Congress is wrestling with how to govern police use of facial recognition technology as software to scan databases or find people in crowds becomes more prevalent among federal, state and local law enforcement agencies across the country.
Lawmakers on both sides of the aisle say the burgeoning technology raises serious free speech, due process and search-and-seizure concerns.
A former U.S. attorney for Utah told a congressional subcommittee Tuesday that there is a lack of transparency, accountability and basic information about how police use the technology, outside of “vague assurances” that people should trust the government to safely use the technology.
“Many of the fundamental questions that you likely want — and deserve — answers to are currently unanswerable. Questions such as: How many law enforcement entities use facial recognition? How often do they use it? Who is in their databases and why?” Brett Tolman told the House Judiciary Committee’s Crime, Terrorism, and Homeland Security Subcommittee.
Tolman, executive director of the conservative organization Right on Crime, called what is known about use of the technology “daunting.”
A recent Government Accountability Report revealed that in addition to the FBI, the U.S. Fish and Wildlife Service and the Internal Revenue Service are among 20 federal agencies that use the software. One estimate placed the government market for facial recognition technology in the U.S. at $136.9 million in 2018, with the expectation that it would nearly triple by 2025, he said.
Another estimate suggested that as of 2016, at least 1 in 4 police departments had the option to run facial recognition searches, a number that Tolman said has certainly grown since then.
The Utah Legislature passed a bill earlier this year requiring government entities that use someone’s photo in conjunction with facial recognition technology to notify that person about how it could be used.
The law requires police to submit a written request to conduct a facial recognition comparison that includes a statement about the specific crime being investigated. Government employees may only comply with requests made for felony investigations, violent crime or threats to human life, or to identify a person who is dead, incapacitated, at risk.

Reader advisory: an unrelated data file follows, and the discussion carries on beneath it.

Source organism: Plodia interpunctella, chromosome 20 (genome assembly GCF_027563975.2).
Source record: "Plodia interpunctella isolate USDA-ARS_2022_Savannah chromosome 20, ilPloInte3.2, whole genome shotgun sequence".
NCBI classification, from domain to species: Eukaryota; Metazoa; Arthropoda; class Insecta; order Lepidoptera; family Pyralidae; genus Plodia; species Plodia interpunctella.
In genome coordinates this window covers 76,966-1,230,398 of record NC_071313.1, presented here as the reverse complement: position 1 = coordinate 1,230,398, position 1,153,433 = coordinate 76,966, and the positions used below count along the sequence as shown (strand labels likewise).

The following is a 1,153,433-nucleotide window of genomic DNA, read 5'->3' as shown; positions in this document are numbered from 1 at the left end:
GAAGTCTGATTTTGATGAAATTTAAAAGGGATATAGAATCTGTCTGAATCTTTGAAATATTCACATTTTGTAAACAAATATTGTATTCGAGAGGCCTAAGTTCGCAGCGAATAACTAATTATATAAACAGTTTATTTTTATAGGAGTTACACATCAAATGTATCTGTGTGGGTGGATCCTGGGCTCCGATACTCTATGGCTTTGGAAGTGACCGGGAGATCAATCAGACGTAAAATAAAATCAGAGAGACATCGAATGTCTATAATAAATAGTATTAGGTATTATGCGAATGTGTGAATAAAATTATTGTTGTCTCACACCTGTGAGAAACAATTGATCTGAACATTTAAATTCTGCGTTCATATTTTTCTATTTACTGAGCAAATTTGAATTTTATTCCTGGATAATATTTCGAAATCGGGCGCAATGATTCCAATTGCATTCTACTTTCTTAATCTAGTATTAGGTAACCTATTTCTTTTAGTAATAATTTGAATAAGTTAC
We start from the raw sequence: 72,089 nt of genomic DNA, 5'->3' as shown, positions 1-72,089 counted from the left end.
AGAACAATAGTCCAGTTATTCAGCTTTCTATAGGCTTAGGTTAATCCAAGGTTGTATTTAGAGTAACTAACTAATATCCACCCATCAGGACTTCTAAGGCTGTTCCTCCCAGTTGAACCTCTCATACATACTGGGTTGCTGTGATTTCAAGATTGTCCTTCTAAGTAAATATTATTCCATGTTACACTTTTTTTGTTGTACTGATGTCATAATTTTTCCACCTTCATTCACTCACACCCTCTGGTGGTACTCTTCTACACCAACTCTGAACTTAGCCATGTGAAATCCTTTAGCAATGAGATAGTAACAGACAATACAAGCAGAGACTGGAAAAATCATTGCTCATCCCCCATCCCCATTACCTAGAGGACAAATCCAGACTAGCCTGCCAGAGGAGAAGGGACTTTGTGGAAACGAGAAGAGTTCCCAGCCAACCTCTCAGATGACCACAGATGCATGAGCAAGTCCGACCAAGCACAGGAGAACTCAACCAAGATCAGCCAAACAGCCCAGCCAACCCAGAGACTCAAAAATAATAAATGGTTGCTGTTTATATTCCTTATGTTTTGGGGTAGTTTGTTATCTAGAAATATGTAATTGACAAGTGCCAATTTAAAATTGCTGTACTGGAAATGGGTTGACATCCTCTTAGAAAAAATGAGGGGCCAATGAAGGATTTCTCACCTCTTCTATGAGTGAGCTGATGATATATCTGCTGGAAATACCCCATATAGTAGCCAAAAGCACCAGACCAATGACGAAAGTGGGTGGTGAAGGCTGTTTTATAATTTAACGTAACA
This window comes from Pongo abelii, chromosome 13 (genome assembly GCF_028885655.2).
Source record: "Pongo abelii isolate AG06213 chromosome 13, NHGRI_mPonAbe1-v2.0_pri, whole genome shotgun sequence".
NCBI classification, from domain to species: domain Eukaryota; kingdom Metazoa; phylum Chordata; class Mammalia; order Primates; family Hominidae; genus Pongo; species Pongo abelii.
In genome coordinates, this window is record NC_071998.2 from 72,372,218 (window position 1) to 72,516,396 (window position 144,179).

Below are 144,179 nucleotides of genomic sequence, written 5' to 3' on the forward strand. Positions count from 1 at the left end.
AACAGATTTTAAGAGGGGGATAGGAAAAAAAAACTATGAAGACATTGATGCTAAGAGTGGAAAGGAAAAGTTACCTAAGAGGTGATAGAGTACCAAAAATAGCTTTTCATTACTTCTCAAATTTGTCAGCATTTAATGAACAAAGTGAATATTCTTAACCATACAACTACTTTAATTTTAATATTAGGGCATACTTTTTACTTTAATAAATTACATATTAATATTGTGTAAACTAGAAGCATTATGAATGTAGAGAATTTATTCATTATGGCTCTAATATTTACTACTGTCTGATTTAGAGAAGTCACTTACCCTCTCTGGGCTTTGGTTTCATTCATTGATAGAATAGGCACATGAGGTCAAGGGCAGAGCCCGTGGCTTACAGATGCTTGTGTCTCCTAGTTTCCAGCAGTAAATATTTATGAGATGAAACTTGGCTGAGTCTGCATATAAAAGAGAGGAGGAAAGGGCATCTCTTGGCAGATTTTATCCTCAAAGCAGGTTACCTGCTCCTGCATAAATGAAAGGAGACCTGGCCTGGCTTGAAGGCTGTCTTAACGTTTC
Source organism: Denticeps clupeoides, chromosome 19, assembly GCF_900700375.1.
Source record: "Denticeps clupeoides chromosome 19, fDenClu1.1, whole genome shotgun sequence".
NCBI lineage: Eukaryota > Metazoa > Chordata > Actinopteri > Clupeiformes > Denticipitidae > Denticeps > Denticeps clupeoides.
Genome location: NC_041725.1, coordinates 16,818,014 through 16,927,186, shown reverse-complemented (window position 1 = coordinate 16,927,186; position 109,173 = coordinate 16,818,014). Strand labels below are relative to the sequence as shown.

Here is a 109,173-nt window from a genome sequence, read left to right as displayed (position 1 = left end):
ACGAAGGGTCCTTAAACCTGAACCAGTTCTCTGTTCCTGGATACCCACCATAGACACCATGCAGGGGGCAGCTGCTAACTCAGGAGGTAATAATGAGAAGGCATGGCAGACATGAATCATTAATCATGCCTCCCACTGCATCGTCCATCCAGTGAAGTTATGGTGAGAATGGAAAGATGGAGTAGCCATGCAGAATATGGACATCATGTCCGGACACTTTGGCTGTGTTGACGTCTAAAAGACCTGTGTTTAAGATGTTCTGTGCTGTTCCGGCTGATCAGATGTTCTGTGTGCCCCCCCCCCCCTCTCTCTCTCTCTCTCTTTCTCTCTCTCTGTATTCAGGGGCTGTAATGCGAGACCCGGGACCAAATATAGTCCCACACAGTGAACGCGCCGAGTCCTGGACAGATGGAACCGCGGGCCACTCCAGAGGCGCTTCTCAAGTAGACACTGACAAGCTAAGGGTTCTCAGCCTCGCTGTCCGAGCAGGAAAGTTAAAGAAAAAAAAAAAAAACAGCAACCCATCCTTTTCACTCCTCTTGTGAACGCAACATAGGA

Motor vehicle departments in at least 20 states have handed over driver’s license data to the FBI, said Rep. Jim Jordan, R-Ohio, the ranking member of the House Judiciary Committee
“No American citizen gave consent to have their data and images turned over to the FBI. No elected official ever voted to allow this to happen,” he said.
In addition to drawing on images secured through the criminal justice system, the government gathers millions of driver’s license and passport photos, Tolman said. Private technology companies that contract with police have harvested billions of photos posted on platforms such as Facebook, YouTube and even Venmo.
“This collection is an unprecedented invasion of privacy that places enormous, undue control in the hands of the government and Big Tech, two entities not always known for their light touch or responsible use of power,” he said.
The issue made headlines in 2019 when national and local news outlets reported on the long-running practice of making a database of Utah driver’s license photos, including those of minors, available without warrants to federal and local law enforcement agencies to perform dragnet-like searches using advanced facial recognition software programs.
“There is a tension we must address,” said House Judiciary Committee Chairman Jerry Nadler, D-N.Y..
“On the one hand, this technology is now a commonplace fixture in our lives,” he said. “On the other hand, most Americans have little understanding of how the police use facial recognition technologies to conduct surveillance in communities across the country, for better or worse.”
There are several “disturbing” reports of how police have misapplied the technology when attempting to match women and people of color, he said. Adoption of the program must not further erode trust between citizens and police or disproportionately impact people of color, Nadler said.
Tolman said walking out the door in the morning can be an exercise in skipping from one camera to another, from the convenience store on the corner to the traffic camera in front of it. Besides the “perpetual passive” surveillance, police can potentially add recordings from body-worn cameras or from the smartphone in an officer’s pocket.
“In short, there are very few instances where law enforcement will not have the opportunity to subject a person of interest to facial recognition technology,” he said.
Despite his reservations about the practice, Tolman said he’s not saying law enforcement should never have access to the technology. He said it’s unrealistic to expect police to deny themselves a tool that is increasingly prevalent in the commercial sector and has a powerful capacity to improve public safety.
“However, acknowledging there are credible uses for facial recognition technology and voicing support for law enforcement is not the same as writing a blank check for power and then looking the other way,” he said.
Rep. Burgess Owens, R-Utah, a member of the committee, said that society can’t rely on technology to deal with increased crime. He said it is a tool to support human relationships.
“We cannot continue to demean and disrespect the good men and women policing our communities and expect technology to make up for it,” he said.